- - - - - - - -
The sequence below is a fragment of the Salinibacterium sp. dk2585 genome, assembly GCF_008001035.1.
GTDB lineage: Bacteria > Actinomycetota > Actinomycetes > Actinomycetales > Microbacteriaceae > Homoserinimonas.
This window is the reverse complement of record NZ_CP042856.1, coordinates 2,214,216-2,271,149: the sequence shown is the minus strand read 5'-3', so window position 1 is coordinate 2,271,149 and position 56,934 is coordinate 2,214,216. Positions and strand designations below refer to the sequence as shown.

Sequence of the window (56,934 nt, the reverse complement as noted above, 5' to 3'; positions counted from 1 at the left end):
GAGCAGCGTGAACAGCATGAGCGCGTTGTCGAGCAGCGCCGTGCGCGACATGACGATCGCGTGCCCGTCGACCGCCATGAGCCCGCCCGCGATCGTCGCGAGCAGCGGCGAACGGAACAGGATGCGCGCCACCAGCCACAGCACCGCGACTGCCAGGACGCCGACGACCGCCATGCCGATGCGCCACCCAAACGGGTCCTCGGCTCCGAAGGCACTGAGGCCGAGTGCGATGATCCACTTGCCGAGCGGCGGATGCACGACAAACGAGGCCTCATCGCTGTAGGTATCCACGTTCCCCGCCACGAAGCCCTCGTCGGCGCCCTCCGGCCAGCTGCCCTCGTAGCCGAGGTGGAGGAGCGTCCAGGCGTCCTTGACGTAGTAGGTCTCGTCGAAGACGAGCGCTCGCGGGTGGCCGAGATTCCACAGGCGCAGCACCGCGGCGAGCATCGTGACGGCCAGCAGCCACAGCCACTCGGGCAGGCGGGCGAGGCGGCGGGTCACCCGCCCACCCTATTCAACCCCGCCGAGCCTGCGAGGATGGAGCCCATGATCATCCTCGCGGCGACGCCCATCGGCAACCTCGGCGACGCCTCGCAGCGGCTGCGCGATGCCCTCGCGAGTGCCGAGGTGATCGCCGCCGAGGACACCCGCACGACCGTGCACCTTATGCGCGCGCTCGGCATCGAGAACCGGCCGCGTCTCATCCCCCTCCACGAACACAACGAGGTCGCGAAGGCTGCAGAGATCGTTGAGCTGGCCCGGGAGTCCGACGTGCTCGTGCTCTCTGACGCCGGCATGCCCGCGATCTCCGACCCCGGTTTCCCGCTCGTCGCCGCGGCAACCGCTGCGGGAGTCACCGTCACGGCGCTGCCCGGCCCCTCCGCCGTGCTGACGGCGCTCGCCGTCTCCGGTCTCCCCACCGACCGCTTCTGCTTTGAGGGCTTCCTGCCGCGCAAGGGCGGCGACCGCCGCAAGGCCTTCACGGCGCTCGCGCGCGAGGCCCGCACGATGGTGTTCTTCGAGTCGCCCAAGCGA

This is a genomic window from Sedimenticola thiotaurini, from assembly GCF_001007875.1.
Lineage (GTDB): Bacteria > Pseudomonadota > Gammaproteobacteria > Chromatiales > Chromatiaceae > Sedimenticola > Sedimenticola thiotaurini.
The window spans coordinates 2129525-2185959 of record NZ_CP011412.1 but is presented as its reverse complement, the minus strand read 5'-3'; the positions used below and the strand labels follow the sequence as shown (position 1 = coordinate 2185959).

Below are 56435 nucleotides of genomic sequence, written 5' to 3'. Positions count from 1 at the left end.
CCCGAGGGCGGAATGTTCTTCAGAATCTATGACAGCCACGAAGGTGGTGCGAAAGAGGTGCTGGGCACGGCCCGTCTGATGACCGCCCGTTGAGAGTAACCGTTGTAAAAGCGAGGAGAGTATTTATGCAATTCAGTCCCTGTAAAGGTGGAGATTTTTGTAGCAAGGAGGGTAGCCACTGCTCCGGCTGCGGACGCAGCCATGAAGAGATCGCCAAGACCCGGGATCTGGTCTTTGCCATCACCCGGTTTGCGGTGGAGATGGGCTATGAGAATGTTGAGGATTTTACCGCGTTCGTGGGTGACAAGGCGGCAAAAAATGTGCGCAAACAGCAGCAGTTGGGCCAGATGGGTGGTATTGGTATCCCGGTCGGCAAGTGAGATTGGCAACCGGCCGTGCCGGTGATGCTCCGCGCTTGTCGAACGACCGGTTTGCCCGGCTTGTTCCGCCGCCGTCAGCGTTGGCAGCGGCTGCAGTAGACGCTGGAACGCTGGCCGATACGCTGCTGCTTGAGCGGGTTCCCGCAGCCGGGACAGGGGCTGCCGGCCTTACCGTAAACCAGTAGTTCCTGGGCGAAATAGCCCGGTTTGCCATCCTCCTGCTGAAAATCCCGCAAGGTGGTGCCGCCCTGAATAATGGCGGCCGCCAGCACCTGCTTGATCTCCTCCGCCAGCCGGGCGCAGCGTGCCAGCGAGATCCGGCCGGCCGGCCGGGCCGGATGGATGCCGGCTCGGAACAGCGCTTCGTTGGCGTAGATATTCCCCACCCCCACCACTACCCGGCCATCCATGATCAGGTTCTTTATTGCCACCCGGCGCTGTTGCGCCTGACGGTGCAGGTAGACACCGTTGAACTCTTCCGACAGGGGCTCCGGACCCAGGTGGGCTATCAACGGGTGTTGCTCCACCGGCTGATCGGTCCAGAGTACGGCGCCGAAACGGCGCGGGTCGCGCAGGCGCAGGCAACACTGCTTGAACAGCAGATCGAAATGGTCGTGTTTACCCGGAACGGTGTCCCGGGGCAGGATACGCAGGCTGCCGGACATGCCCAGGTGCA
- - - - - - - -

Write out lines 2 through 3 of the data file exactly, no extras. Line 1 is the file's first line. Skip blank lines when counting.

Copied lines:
GTDB lineage: Bacteria > Actinomycetota > Actinomycetes > Actinomycetales > Microbacteriaceae > Homoserinimonas.
This window is the reverse complement of record NZ_CP042856.1, coordinates 2,214,216-2,271,149: the sequence shown is the minus strand read 5'-3', so window position 1 is coordinate 2,271,149 and position 56,934 is coordinate 2,214,216. Positions and strand designations below refer to the sequence as shown.